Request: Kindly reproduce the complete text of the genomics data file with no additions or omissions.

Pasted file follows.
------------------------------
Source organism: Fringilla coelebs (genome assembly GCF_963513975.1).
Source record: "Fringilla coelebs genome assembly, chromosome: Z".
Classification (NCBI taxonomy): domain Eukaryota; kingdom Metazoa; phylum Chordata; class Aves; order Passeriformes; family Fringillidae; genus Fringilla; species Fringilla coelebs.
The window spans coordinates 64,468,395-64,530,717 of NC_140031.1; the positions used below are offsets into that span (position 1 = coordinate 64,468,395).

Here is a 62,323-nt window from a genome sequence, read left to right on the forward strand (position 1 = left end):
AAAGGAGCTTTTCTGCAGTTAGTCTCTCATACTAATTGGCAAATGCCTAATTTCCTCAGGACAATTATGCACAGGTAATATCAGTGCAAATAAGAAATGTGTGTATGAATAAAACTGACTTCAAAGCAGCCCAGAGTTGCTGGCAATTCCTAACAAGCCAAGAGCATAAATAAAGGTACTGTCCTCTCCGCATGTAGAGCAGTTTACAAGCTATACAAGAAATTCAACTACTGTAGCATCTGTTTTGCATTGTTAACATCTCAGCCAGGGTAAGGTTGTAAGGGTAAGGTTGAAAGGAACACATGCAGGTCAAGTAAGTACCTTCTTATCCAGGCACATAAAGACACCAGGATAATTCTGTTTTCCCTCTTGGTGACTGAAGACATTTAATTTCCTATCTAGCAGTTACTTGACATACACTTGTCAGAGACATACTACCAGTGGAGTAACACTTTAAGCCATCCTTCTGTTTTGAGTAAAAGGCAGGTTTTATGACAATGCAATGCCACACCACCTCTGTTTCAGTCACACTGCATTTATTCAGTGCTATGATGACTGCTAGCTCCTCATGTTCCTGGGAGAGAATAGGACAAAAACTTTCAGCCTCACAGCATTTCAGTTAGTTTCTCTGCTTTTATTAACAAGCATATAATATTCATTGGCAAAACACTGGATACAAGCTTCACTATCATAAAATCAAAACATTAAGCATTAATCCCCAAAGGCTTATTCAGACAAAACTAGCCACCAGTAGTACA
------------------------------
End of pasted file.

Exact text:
Source organism: Fringilla coelebs (genome assembly GCF_963513975.1).
Source record: "Fringilla coelebs genome assembly, chromosome: Z".
Classification (NCBI taxonomy): domain Eukaryota; kingdom Metazoa; phylum Chordata; class Aves; order Passeriformes; family Fringillidae; genus Fringilla; species Fringilla coelebs.
The window spans coordinates 64,468,395-64,530,717 of NC_140031.1; the positions used below are offsets into that span (position 1 = coordinate 64,468,395).

Here is a 62,323-nt window from a genome sequence, read left to right on the forward strand (position 1 = left end):
AAAGGAGCTTTTCTGCAGTTAGTCTCTCATACTAATTGGCAAATGCCTAATTTCCTCAGGACAATTATGCACAGGTAATATCAGTGCAAATAAGAAATGTGTGTATGAATAAAACTGACTTCAAAGCAGCCCAGAGTTGCTGGCAATTCCTAACAAGCCAAGAGCATAAATAAAGGTACTGTCCTCTCCGCATGTAGAGCAGTTTACAAGCTATACAAGAAATTCAACTACTGTAGCATCTGTTTTGCATTGTTAACATCTCAGCCAGGGTAAGGTTGTAAGGGTAAGGTTGAAAGGAACACATGCAGGTCAAGTAAGTACCTTCTTATCCAGGCACATAAAGACACCAGGATAATTCTGTTTTCCCTCTTGGTGACTGAAGACATTTAATTTCCTATCTAGCAGTTACTTGACATACACTTGTCAGAGACATACTACCAGTGGAGTAACACTTTAAGCCATCCTTCTGTTTTGAGTAAAAGGCAGGTTTTATGACAATGCAATGCCACACCACCTCTGTTTCAGTCACACTGCATTTATTCAGTGCTATGATGACTGCTAGCTCCTCATGTTCCTGGGAGAGAATAGGACAAAAACTTTCAGCCTCACAGCATTTCAGTTAGTTTCTCTGCTTTTATTAACAAGCATATAATATTCATTGGCAAAACACTGGATACAAGCTTCACTATCATAAAATCAAAACATTAAGCATTAATCCCCAAAGGCTTATTCAGACAAAACTAGCCACCAGTAGTACA